Speed, Shannon. 2005. Dangerous Discourseshuman Rights and Multiculturalism in Neoliberal Mexico. PoLAR: Political and Legal Anthropology Review 28 (1): 29-51.
Hale, Charles, R. 2005. Neoliberal Multiculturalismthe Remaking of Cultural Rights and Racial Dominance in Central America. PoLAR: Political and Legal Anthropology Review 28 (1): 10-19.
Smith, James, H. 2005. Buying a Better Witch Doctor: Witch-Finding, Neoliberalism, and the Development Imagination in the Taita Hills, Kenya. American Ethnologist 32 (1): 141-58.
Hairong, Yan. 2003. Neoliberal Governmentality and Neohumanism: Organizing Suzhi/Value Flow Through Labor Recruitment Networks. Cultural Anthropology 18 (4): 493-523.
Hauser, Ewa, Krystyna. 2003. After Revolution: Mapping Gender and Cultural Politics in Neoliberal Nicaragua.; Reproducing Gender: Politics, Publics and Everyday Life After Socialism. After Revolution: Mapping Gender and Cultural Politics in Neoliberal Nicaragua. Florence E. Babb. Austin: University of Texas Press, 2001. 304 Pp. Reproducing Gender: Politics, Publics and Everyday Life After Socialism. Susan Gal and Gail Kligman, Eds. Princeton: Princeton University Press, 2000. 443 Pp. American Anthropologist 105 (2): 372-74.
Karam, John, Tofik. 2003. Intensified Eth(N)Ics: Arab Brazilians and the “Imagined State” in Neoliberal SÃO Paulo. PoLAR: Political and Legal Anthropology Review 26 (1): 1-27.
Graeber, David. 2002. The Anthropology of Globalization (With Notes on Neomedievalism, and the End of the Chinese Model of the Nation-State) Millennial Capitalism and the Culture of Neoliberalism. Jean Comaroff and John L. Comaroff. Durham, Nc: Duke University Press, 2001. 320 Pp. Consumers and Citizens: Globalization and Multicultural Conflicts. NÉStor GarcÍa Canclini. George YÚDice, Trans. Minneapolis: University of Minnesota Press, 2001. 200 Pp. The Anthropology of Globalization: A Reader. Jonathan Xavier Inda and Renato Rosaldo, Eds. London: Blackwell Publishers, 2002. 498 Pp. American Anthropologist 104 (4): 1222-27.
Ferguson, James, and Akhil Gupta. 2002. Spatializing States: Toward an Ethnography of Neoliberal Governmentality. American Ethnologist 29 (4): 981-1002.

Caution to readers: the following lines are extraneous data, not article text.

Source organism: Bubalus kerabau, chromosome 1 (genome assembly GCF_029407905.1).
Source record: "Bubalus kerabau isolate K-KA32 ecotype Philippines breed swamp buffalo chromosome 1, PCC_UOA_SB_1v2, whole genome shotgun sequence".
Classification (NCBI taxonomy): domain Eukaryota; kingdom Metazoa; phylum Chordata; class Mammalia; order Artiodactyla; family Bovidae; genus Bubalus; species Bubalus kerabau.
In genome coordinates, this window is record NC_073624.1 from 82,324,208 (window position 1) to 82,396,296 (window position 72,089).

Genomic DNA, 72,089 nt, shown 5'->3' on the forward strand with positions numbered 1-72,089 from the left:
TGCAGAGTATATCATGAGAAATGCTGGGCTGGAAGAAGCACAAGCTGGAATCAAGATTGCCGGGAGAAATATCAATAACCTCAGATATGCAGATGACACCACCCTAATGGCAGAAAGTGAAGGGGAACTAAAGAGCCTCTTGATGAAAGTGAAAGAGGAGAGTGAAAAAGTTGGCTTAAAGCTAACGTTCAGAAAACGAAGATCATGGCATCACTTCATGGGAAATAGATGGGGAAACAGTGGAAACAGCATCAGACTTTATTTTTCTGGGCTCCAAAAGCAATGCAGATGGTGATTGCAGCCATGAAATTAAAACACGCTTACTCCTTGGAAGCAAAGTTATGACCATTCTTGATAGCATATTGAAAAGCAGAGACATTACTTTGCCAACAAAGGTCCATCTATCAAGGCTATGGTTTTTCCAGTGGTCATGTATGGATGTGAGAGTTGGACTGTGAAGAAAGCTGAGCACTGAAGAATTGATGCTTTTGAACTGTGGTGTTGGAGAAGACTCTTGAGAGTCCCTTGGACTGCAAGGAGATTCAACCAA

Byrnes, Dolores. 2002. After Revolution: Mapping Gender and Cultural Politics in Neoliberal Nicaragua After Revolution: Mapping Gender and Cultural Politics in Neoliberal Nicaragua. Florence E. Babb. Austin: University of Texas Press, 2001. Vii + 304 Pp., Photographs, Notes, Bibliography, Index. American Ethnologist 29 (4): 1046-48.
Colloredo-Mansfeld, Rudi. 2002. Don’t be Lazy, Don’t Lie, Don’t Steal”: Community Justice in the Neoliberal Andes. American Ethnologist 29 (3): 637-62.
Guano, Emanuela. 2002. Spectacles of Modernity: Transnational Imagination and Local Hegemonies in Neoliberal Buenos Aires. Cultural Anthropology 17 (2): 181-209.
Sawyer, Suzana. 2001. Fictions of Sovereignly: Of Prosthetic Petro-Capitalism, Neoliberal States, and Phantom-Like Citizens in Ecuador. Journal of Latin American Anthropology 6 (1): 156-97.
Stevenson, Mark, A. 1999. German Cultural Policy and Neo-Liberal Zeitgeist. PoLAR: Political and Legal Anthropology Review 22 (2): 64-79.
Babb, Florence, E. 1999. Managua is Nicaragua” the Making of a Neoliberal City. City & Society 11 (1-2): 27-48.
Smith-Nonini, Sandy. 1998. Health ‘Anti-Reform’ in El Salvador: Community Health Ngos and the State in the Neoliberal Era. PoLAR: Political and Legal Anthropology Review 21 (1): 99-113.
Roseberry, William. 1998. Neoliberalism. Transnationalization, and Rural Poverty: A Case Study of Michoacan, Mexico Neoliberalism. Transnationalization, and Rural Poverty: A Case Study of Michoacan, Mexico. John Gledhill. Boulder, Co. Westview Press, 1995. Xi + 243 Pp., Figures, Tables, References, Index. American Ethnologist 25 (1): 53-54.
Kearney, Michael. 1996. Post-Melting-Pot Realism Neoliberalism, Transnationalization and Rural Poverty: A Case Study of Michoacan Mexico. John Gledhill American Dreaming: Immigrant Life on the Margins. Sarah Mahler. American Anthropologist 98 (4): 867-69.
UPDATE: Looks like the last two are reviews of the same book. But that doesn’t seem to change much. Although it might mean that John Gledhill is the one to blame for this trend.
I’m also wondering if one couldn’t use AnthroSource’s RSS feeds to create an automatic Trend Watcher™ that could alert one to new Anthropological fads?